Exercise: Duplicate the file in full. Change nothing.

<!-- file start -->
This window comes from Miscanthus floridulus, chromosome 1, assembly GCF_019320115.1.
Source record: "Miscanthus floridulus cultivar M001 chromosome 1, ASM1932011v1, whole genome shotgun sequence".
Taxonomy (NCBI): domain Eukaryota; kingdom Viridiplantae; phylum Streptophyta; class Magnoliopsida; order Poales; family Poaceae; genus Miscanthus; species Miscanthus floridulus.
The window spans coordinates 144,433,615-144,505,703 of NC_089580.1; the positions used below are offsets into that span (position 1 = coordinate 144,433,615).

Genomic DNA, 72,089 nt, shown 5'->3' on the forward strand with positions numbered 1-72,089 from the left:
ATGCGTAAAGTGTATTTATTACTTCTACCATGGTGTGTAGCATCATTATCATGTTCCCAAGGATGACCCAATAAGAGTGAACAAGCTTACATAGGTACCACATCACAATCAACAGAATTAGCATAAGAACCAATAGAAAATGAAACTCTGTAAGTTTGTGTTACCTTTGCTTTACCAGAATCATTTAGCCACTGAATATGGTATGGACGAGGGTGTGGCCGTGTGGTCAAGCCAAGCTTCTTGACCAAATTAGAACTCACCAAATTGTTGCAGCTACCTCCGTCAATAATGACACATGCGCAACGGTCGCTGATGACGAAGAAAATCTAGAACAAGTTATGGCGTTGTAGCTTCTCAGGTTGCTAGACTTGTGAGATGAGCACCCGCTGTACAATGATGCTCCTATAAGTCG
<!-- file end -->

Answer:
This window comes from Miscanthus floridulus, chromosome 1, assembly GCF_019320115.1.
Source record: "Miscanthus floridulus cultivar M001 chromosome 1, ASM1932011v1, whole genome shotgun sequence".
Taxonomy (NCBI): domain Eukaryota; kingdom Viridiplantae; phylum Streptophyta; class Magnoliopsida; order Poales; family Poaceae; genus Miscanthus; species Miscanthus floridulus.
The window spans coordinates 144,433,615-144,505,703 of NC_089580.1; the positions used below are offsets into that span (position 1 = coordinate 144,433,615).

Genomic DNA, 72,089 nt, shown 5'->3' on the forward strand with positions numbered 1-72,089 from the left:
ATGCGTAAAGTGTATTTATTACTTCTACCATGGTGTGTAGCATCATTATCATGTTCCCAAGGATGACCCAATAAGAGTGAACAAGCTTACATAGGTACCACATCACAATCAACAGAATTAGCATAAGAACCAATAGAAAATGAAACTCTGTAAGTTTGTGTTACCTTTGCTTTACCAGAATCATTTAGCCACTGAATATGGTATGGACGAGGGTGTGGCCGTGTGGTCAAGCCAAGCTTCTTGACCAAATTAGAACTCACCAAATTGTTGCAGCTACCTCCGTCAATAATGACACATGCGCAACGGTCGCTGATGACGAAGAAAATCTAGAACAAGTTATGGCGTTGTAGCTTCTCAGGTTGCTAGACTTGTGAGATGAGCACCCGCTGTACAATGATGCTCCTATAAGTCG